Archive | January, 2011

Winter Hats and Their Partners

31 Jan

I will say this about winter- it may be cold (ok, freezing) out right now, but what a great excuse to wear hats!  And what a great excuse to look for hats, because one does not always have the excuse these days.

The following are friends and their hats.  I love you all.

Renee

 

Katelyn

Cassidy

 

Melanie

 

Gary-Ellen (Mary Ellen and Gary)

 

Aaron

  

Me

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Why Fringe Really Isn’t a Good Idea

28 Jan

I could get in trouble for saying this, but I really don’t like fringe.  At all.  On anything.  It’s tacky and strange looking and makes me think of bad westerns with a shootout at noon.

Why is fringe popular?  It has no practical purpose, so that means it’s meant to be decorative.  But what exactly is decorative about hanging unified scraps of fabric?  Doesn’t it just get caught in things?

Here’s a look that’s trying to take some inspiration from the ’20s.  How much better would this be without the fringe?

This is just tragic.

Maybe it’s an Elvis thing.

I don’t know.  I just don’t get it.

Snow Day Fashion

26 Jan

To celebrate such a wintery winter, here are some images for inspiration.  May your snowy day be as fantastic as these items below!

In the Nude

20 Jan

It’s taken me some time to get used to it, but that pale pink/cream/nude color seems really popular right now.  And I think I like it.

While watching the Golden Globes last weekend, it seemed like there were four colors on the red carpet: black, emerald, bright pink and red, and a million nude-ish dresses.  And instead of looking washed out, the women looked gorgeous.

Why does it work?  You have to chose the right color against your skin, of course.  The slightest shift in color can make or break it.  I am also wondering if it has something to do with all the embellishments.  The designs of these garments are never plain.  They have sparkles, ruffles, lace…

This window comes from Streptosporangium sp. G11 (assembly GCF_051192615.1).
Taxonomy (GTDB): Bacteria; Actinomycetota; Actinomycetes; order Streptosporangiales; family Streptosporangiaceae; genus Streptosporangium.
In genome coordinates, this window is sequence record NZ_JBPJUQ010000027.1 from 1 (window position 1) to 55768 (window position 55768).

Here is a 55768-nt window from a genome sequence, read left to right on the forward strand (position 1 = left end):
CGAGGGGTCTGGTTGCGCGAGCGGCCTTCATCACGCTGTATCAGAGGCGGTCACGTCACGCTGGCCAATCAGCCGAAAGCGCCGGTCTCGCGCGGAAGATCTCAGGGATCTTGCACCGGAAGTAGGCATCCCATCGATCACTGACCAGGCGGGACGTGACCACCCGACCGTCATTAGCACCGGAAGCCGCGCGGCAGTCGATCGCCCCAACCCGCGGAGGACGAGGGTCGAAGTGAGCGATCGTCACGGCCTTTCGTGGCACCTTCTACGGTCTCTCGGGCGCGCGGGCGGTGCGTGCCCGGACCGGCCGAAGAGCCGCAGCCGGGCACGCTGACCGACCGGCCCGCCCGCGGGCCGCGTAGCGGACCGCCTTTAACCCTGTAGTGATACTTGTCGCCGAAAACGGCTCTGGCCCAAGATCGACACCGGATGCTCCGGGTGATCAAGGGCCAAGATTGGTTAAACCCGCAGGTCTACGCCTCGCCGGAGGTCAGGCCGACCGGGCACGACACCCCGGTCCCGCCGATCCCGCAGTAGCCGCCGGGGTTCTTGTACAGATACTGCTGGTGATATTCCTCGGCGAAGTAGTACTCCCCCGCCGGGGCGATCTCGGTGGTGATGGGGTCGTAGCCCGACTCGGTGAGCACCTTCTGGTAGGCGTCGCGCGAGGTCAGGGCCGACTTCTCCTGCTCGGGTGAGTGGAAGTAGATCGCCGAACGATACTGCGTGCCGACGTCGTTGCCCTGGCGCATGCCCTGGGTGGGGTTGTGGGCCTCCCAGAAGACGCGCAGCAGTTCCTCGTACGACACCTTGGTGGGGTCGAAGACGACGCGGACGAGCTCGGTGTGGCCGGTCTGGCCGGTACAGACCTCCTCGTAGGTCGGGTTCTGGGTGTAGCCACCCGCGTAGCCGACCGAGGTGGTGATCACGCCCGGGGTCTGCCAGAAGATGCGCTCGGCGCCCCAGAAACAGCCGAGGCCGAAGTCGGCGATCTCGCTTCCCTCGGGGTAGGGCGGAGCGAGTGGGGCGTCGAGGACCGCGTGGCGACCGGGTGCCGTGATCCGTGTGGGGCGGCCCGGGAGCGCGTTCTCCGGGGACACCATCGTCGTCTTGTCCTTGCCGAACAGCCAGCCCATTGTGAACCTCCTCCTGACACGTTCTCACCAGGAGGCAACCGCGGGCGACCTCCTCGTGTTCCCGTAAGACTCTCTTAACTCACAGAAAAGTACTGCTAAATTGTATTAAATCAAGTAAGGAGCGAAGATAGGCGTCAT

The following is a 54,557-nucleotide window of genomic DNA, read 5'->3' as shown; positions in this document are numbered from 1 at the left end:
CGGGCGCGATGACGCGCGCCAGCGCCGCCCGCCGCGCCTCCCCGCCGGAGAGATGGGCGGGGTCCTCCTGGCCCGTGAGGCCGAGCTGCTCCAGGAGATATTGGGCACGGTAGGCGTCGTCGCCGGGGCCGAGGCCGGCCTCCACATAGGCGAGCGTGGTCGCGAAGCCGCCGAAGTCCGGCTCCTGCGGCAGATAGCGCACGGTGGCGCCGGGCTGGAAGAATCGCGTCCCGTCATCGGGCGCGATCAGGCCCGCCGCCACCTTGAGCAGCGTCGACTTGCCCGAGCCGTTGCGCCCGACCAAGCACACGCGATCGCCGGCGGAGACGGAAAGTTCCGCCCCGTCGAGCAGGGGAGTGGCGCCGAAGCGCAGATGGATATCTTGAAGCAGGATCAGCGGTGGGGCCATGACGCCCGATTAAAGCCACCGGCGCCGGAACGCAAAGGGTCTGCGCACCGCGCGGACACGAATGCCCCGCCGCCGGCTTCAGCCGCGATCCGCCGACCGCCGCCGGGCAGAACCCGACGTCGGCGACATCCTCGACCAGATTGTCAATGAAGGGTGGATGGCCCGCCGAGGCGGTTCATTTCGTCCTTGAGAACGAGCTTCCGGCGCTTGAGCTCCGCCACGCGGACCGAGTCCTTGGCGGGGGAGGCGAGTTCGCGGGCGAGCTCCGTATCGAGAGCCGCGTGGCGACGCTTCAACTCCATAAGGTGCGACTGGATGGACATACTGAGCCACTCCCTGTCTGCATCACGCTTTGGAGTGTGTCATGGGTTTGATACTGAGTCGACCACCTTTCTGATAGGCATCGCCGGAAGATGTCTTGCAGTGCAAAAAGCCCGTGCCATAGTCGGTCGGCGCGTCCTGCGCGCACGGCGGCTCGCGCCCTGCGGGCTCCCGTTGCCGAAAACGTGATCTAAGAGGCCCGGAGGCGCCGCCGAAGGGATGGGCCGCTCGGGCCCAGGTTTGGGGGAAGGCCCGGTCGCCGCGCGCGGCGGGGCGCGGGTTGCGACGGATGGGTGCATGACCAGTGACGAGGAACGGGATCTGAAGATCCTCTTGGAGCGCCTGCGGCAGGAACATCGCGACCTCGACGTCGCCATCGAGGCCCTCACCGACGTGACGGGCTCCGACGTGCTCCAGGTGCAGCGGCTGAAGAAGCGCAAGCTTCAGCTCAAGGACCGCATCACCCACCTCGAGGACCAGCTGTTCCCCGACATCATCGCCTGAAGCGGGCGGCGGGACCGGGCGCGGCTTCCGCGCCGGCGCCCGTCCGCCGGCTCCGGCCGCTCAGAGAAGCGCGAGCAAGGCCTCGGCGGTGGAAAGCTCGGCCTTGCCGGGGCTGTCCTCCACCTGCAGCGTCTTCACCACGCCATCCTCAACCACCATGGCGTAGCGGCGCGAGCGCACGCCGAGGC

Also love this:

Nude color, deep scoop back, princess poof shoulders and sparkly. WIN.

A Bias for Vionnet

17 Jan

While hanging out with my roommate this weekend, we got into a conversation about dresses from the thirties.  I brought out one of my monster fashion books to look at pictures, as you do.  I quickly found images of dresses by Madeleine Vionnet.  Renee quickly found her true love.  And while she was cooing over the different dresses, I started remembering why Vionnet is so cool.

Madeleine Vionnet opened her own fashion house in Paris, 1912.  A few years later she completely revolutionized fashion by introducing a new technique, the bias cut.  Instead of cutting along the grain of the fabric, she cut on the diagonal, which created that slinky, form fitting look.  With some help from Marlene Dietrich, Katharine Hepburn and Greta Garbo, her fashions practically defined the ’30s.

Vionnet was forced to close her maison in 1939 at the start of WWII.  She continued to advise other designers, but stayed out of the public eye.

In 1996, decades after her death, the Lummen family reopened the label in Paris.  At last, in 2006 the house debuted a clothing collection, 67 years since Vionnet’s final collection.

Vionnet is not solely about re-launching a brand. Vionnet is about building a growing, disciplined, managerialized and highly profitable company around a splendid iconic brand with a fantastic heritage and a modern look.

Yellow Submarine

14 Jan

Ok, so this has absolutely nothing to do with fashion.  But I just got this toy yesterday and I’M OBSESSED.

Every tea infuser that I buy in the future must be this awesome.  There is no turning back.

My little tea obsessed heart is so happy right now.

It’s All in the Stomacher

12 Jan

One of my favorite parts about historic fashion is the attention to details.  Many of the items that have survived to today are pieces that were treasured, saved in the closet and passed down through generations because they were so intricate and beautiful.

One of the tiniest and most exquisite examples of this is the stomacher.  Worn predominantly from the 16th through the 18th centuries, the stomacher is an embellished, triangular or U-shaped scrap of cloth worn… wait for it… over your stomach.

But the stomacher is so much more than that.  It is really the centerpiece of the gown, if you discount the girls.  It’s sole purpose is to be decorative.  And since it is removable, you can fashion a new stomacher to make the dress completely new.

Here are a few different styles and forms.  Note the details!

And finally, the lady who made ribbon bows an extremely popular design – Madame de Pompadour.

I mean, you can’t talk about Rococo France without at least mentioning Mme de Pompadour.